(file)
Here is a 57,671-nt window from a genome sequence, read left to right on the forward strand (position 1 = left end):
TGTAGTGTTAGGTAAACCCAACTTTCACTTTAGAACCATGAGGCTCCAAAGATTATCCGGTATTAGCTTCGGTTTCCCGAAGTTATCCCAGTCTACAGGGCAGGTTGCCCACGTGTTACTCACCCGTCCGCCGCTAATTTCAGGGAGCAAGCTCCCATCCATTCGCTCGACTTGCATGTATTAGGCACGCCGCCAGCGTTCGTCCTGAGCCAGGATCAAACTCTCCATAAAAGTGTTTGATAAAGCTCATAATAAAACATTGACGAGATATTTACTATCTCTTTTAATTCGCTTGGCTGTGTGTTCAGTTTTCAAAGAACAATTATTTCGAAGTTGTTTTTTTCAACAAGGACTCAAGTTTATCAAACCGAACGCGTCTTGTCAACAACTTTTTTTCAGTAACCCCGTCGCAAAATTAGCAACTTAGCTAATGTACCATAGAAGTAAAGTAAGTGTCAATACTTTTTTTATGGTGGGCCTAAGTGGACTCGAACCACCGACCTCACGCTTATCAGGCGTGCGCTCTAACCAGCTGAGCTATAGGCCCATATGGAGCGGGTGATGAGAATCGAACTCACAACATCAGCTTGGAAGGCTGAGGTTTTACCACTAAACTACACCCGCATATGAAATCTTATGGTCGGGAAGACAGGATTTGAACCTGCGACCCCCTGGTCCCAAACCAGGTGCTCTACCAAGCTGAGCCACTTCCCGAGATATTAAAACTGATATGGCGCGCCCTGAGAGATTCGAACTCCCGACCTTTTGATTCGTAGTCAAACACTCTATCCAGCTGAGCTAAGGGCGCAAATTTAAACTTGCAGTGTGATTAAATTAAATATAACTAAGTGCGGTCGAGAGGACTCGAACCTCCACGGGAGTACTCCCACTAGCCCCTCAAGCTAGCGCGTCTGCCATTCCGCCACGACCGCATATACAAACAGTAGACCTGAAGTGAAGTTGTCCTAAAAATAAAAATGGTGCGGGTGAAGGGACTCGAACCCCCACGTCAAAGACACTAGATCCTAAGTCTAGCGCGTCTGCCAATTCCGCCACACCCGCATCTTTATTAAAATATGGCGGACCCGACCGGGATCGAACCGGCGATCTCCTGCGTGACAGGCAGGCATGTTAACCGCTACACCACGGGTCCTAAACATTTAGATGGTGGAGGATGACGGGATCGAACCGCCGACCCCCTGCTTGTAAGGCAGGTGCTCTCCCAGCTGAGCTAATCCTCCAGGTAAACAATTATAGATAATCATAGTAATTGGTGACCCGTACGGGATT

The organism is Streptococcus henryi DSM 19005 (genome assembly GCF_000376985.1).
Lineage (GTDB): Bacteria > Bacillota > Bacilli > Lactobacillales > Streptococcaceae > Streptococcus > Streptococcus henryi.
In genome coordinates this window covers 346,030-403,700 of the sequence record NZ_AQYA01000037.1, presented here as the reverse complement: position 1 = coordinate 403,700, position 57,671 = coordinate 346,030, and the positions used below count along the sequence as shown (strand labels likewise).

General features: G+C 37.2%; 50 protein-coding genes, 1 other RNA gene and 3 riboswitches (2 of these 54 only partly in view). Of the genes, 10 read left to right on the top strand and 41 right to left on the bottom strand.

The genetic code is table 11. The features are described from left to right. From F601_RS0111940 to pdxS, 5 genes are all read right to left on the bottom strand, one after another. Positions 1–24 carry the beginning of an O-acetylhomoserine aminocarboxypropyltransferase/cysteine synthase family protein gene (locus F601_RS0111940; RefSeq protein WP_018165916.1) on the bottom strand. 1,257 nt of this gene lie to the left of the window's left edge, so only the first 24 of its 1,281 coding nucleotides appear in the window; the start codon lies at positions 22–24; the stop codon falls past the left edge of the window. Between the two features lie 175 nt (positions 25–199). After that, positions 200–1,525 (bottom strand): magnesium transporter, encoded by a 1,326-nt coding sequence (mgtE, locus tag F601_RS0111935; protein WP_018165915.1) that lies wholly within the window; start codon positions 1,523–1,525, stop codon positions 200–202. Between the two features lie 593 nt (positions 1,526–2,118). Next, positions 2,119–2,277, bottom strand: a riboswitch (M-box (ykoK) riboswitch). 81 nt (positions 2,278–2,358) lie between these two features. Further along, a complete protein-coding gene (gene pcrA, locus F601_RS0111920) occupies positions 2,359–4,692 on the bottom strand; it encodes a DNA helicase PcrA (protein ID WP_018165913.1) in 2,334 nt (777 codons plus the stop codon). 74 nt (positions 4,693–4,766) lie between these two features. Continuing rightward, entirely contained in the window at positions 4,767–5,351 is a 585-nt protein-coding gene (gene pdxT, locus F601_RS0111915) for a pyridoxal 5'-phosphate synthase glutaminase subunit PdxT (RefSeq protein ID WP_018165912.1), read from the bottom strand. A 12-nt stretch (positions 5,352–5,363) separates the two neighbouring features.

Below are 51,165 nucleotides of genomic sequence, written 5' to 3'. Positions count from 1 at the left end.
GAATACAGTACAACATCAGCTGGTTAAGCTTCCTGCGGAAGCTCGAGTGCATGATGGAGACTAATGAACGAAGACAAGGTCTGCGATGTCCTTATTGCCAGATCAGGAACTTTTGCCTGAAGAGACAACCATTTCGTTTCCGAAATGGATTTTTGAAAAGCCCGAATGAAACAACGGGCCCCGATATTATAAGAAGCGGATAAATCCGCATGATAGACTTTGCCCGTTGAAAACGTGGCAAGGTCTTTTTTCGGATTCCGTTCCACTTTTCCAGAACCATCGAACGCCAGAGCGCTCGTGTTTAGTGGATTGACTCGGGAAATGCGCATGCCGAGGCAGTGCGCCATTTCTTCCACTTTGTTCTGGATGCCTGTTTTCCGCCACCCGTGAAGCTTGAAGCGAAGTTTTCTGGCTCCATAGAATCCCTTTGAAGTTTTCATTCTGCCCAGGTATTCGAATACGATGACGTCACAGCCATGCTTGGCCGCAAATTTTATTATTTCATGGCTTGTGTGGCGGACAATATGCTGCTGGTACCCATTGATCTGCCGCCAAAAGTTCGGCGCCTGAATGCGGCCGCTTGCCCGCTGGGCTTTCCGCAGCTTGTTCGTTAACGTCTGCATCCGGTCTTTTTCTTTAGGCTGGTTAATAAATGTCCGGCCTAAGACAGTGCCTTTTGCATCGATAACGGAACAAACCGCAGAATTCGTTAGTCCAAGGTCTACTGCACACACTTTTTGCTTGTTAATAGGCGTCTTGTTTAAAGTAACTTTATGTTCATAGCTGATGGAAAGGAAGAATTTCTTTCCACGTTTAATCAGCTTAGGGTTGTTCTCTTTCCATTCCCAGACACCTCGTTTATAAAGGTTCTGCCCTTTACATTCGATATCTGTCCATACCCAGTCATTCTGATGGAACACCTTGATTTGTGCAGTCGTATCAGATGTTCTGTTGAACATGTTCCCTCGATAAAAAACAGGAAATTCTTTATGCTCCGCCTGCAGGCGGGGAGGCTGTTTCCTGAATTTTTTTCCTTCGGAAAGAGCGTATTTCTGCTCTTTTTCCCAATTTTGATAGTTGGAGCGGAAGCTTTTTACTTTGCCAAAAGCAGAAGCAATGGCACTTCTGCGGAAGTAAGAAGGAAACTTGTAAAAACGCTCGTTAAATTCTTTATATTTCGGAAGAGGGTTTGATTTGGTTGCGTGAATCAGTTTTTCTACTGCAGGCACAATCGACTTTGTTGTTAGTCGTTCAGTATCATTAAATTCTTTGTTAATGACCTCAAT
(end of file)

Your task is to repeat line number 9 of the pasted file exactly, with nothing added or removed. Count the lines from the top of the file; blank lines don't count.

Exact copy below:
GAATACAGTACAACATCAGCTGGTTAAGCTTCCTGCGGAAGCTCGAGTGCATGATGGAGACTAATGAACGAAGACAAGGTCTGCGATGTCCTTATTGCCAGATCAGGAACTTTTGCCTGAAGAGACAACCATTTCGTTTCCGAAATGGATTTTTGAAAAGCCCGAATGAAACAACGGGCCCCGATATTATAAGAAGCGGATAAATCCGCATGATAGACTTTGCCCGTTGAAAACGTGGCAAGGTCTTTTTTCGGATTCCGTTCCACTTTTCCAGAACCATCGAACGCCAGAGCGCTCGTGTTTAGTGGATTGACTCGGGAAATGCGCATGCCGAGGCAGTGCGCCATTTCTTCCACTTTGTTCTGGATGCCTGTTTTCCGCCACCCGTGAAGCTTGAAGCGAAGTTTTCTGGCTCCATAGAATCCCTTTGAAGTTTTCATTCTGCCCAGGTATTCGAATACGATGACGTCACAGCCATGCTTGGCCGCAAATTTTATTATTTCATGGCTTGTGTGGCGGACAATATGCTGCTGGTACCCATTGATCTGCCGCCAAAAGTTCGGCGCCTGAATGCGGCCGCTTGCCCGCTGGGCTTTCCGCAGCTTGTTCGTTAACGTCTGCATCCGGTCTTTTTCTTTAGGCTGGTTAATAAATGTCCGGCCTAAGACAGTGCCTTTTGCATCGATAACGGAACAAACCGCAGAATTCGTTAGTCCAAGGTCTACTGCACACACTTTTTGCTTGTTAATAGGCGTCTTGTTTAAAGTAACTTTATGTTCATAGCTGATGGAAAGGAAGAATTTCTTTCCACGTTTAATCAGCTTAGGGTTGTTCTCTTTCCATTCCCAGACACCTCGTTTATAAAGGTTCTGCCCTTTACATTCGATATCTGTCCATACCCAGTCATTCTGATGGAACACCTTGATTTGTGCAGTCGTATCAGATGTTCTGTTGAACATGTTCCCTCGATAAAAAACAGGAAATTCTTTATGCTCCGCCTGCAGGCGGGGAGGCTGTTTCCTGAATTTTTTTCCTTCGGAAAGAGCGTATTTCTGCTCTTTTTCCCAATTTTGATAGTTGGAGCGGAAGCTTTTTACTTTGCCAAAAGCAGAAGCAATGGCACTTCTGCGGAAGTAAGAAGGAAACTTGTAAAAACGCTCGTTAAATTCTTTATATTTCGGAAGAGGGTTTGATTTGGTTGCGTGAATCAGTTTTTCTACTGCAGGCACAATCGACTTTGTTGTTAGTCGTTCAGTATCATTAAATTCTTTGTTAATGACCTCAAT